Tony McMichaelBMJ 2014; 349 doi: https://doi.org/10.1136/bmj.g6397 (Published 03 November 2014) Cite this as: BMJ 2014;349:g6397
- Amy Coopes, Sydney, Australia
A public health visionary whose pioneering work on climate change was recognised with the Nobel peace prize, Tony McMichael combined academic rigour with political skill to cement his place as one of modern epidemiology’s great minds.
McMichael, the son of an architect and a homemaker, graduated from the University of Adelaide’s medical school in 1967, at a time of intense global concern about population growth. A summer in Delhi’s leper colonies and a trip to build a hospital in Papua New Guinea’s Tari highlands had been formative experiences for the sheltered young medical student, opening his eyes to the injustices and health impacts of poverty. “I was impressed by his generous nature, his quiet leadership and his intellectual curiosity,” his wife, Judith Healy, said of the man she first met in Tari.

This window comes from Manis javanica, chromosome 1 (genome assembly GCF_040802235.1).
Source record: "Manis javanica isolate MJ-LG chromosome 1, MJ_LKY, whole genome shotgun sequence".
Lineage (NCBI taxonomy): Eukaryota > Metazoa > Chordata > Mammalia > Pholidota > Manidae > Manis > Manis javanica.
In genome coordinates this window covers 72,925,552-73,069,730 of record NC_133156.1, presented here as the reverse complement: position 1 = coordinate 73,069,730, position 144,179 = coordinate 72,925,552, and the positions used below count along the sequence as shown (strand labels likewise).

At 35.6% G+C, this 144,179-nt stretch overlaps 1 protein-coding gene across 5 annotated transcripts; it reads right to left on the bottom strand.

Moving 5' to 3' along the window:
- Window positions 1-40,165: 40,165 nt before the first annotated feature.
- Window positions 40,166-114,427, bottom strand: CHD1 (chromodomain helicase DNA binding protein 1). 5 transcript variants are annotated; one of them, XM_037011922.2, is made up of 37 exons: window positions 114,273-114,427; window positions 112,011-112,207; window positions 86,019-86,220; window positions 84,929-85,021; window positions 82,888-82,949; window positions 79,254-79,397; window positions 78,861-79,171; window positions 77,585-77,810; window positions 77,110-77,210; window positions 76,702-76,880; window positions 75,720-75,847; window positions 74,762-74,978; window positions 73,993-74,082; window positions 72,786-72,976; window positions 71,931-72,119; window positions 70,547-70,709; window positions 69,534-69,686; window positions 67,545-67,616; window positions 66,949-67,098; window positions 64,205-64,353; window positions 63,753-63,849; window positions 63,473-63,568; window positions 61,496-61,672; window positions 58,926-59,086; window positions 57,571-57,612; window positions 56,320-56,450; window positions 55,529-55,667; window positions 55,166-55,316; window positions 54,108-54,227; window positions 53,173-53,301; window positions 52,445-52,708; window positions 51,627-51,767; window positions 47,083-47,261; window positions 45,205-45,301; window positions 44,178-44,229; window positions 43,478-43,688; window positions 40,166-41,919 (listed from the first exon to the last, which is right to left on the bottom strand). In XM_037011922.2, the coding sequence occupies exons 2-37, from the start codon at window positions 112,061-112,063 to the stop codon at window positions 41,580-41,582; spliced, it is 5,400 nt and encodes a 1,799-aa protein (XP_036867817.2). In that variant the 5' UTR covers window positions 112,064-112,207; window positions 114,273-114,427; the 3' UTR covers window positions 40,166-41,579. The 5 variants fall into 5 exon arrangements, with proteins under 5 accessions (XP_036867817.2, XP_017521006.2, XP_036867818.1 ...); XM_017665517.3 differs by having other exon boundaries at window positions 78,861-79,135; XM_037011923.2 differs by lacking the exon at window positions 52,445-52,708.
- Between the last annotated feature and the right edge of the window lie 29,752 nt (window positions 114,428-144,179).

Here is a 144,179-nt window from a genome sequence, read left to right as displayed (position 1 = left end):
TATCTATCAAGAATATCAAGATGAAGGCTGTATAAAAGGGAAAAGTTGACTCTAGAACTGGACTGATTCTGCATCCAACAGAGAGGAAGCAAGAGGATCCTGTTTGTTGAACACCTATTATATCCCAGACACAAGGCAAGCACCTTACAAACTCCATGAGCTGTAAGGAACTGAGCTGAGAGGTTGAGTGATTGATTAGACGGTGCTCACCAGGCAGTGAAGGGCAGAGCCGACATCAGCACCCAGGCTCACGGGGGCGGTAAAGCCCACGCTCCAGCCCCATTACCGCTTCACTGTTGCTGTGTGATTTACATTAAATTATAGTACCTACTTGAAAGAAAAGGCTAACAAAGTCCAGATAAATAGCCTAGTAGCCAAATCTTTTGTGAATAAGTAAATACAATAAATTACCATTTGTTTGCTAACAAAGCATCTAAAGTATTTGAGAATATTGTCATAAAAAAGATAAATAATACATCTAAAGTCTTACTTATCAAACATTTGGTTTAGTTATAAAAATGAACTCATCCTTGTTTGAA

Instead of following classmates into clinical practice—although he spent a brief period as a general practitioner—McMichael was drawn into politics as president of Australia’s National Union of Students (NUS). During this time he forged lifelong connections that would …